Question: How did the stock market crash affect 1929?

How did the US affect the Wall Street crash in 1929?

Billions of dollars were lost, wiping out thousands of investors. The next day, the panic selling reached its peak with some stocks having no buyers at any price. The Dow lost an additional 30.57 points, or 11.73%, for a total drop of 23% in two days.

Who was affected by the stock market crash of 1929?

Unsurprisingly, African American men and women experienced unemployment, and the grinding poverty that followed, at double and triple the rates of their white counterparts. By 1932, unemployment among African Americans reached near 50 percent.

How did the stock market crash of 1929 affect the middle class?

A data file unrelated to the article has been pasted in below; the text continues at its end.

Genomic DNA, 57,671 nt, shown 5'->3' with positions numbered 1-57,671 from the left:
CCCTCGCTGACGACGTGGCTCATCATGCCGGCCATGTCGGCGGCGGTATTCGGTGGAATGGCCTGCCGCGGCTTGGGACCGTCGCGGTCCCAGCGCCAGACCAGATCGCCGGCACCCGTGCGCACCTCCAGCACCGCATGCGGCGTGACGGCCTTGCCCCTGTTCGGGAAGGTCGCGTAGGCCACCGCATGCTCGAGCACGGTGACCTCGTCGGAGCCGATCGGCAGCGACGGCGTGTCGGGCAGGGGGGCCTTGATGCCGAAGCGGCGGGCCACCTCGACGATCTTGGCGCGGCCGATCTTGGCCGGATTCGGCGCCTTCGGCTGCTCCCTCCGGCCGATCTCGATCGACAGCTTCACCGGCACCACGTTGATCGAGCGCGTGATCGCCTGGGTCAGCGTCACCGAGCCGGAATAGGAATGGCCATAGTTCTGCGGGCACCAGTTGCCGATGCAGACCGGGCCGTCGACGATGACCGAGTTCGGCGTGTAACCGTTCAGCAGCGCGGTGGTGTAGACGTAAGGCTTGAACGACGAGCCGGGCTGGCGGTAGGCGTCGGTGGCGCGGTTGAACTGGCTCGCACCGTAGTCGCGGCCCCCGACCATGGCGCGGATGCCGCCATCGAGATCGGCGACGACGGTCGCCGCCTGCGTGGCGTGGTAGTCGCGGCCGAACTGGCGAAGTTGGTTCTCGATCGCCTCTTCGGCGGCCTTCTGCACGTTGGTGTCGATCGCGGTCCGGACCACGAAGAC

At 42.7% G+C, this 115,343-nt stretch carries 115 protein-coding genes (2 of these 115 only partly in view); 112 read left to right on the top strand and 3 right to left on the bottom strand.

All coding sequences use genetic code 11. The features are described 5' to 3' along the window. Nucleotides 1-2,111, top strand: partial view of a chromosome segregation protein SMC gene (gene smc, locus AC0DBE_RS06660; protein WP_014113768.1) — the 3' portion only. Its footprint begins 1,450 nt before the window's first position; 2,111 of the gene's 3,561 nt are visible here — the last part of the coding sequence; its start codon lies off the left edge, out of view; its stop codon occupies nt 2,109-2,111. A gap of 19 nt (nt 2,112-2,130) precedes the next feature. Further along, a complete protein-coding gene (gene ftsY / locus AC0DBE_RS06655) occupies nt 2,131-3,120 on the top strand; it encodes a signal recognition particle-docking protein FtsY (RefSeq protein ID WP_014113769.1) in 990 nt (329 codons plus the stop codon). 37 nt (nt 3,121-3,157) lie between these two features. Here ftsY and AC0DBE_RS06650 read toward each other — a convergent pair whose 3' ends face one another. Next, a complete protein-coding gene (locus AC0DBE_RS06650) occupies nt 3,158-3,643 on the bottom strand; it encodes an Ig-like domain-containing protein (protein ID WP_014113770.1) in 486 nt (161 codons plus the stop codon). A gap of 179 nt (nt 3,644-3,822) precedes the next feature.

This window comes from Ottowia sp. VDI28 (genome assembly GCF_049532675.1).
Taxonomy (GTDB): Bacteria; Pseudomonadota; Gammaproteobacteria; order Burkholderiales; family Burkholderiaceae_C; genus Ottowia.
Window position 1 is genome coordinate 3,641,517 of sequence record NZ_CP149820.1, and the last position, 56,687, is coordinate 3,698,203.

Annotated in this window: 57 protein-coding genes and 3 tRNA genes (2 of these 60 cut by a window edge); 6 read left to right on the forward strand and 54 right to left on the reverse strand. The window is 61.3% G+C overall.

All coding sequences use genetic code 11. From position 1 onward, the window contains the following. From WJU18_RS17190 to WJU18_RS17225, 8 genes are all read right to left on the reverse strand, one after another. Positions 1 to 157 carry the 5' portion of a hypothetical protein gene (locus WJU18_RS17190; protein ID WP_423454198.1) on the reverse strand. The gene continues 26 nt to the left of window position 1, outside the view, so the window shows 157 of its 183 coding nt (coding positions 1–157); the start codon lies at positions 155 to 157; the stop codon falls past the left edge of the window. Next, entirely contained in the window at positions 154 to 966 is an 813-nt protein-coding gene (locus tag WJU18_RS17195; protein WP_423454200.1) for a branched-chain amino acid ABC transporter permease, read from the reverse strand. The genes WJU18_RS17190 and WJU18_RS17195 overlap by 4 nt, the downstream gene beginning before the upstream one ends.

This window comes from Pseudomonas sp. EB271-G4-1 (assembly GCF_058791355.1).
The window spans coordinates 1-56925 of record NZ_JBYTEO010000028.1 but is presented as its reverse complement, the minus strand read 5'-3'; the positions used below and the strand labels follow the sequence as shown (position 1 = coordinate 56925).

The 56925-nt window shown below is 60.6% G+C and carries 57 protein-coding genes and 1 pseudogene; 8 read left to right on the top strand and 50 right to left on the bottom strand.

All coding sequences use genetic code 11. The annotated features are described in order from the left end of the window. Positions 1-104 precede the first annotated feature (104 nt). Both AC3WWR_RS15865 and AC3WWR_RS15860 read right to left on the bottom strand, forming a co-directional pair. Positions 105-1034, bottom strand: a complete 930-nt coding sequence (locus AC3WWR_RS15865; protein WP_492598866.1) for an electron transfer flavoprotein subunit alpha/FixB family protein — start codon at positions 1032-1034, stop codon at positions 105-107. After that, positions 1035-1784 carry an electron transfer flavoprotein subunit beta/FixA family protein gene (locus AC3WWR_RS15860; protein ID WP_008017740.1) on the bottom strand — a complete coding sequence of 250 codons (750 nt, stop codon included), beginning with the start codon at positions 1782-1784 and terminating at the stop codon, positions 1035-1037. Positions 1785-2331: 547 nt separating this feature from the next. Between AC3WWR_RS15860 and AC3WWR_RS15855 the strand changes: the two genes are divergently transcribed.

The collapse of the stock market and the closing of more than 5,000 banks mostly affected the middle class. The professional men that worked at these jobs now had to deal with a loss of income and unemployment. They now found themselves having a hard time supporting their families.

Who was hit the hardest by the Great Depression?

The country’s most vulnerable populations, such as children, the elderly, and those subject to discrimination, like African Americans, were the hardest hit. Most white Americans felt entitled to what few jobs were available, leaving African Americans unable to find work, even in the jobs once considered their domain.

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Where did the money go when the stock market crashes?

When a stock tumbles and an investor loses money, the money doesn’t get redistributed to someone else. Essentially, it has disappeared into thin air, reflecting dwindling investor interest and a decline in investor perception of the stock.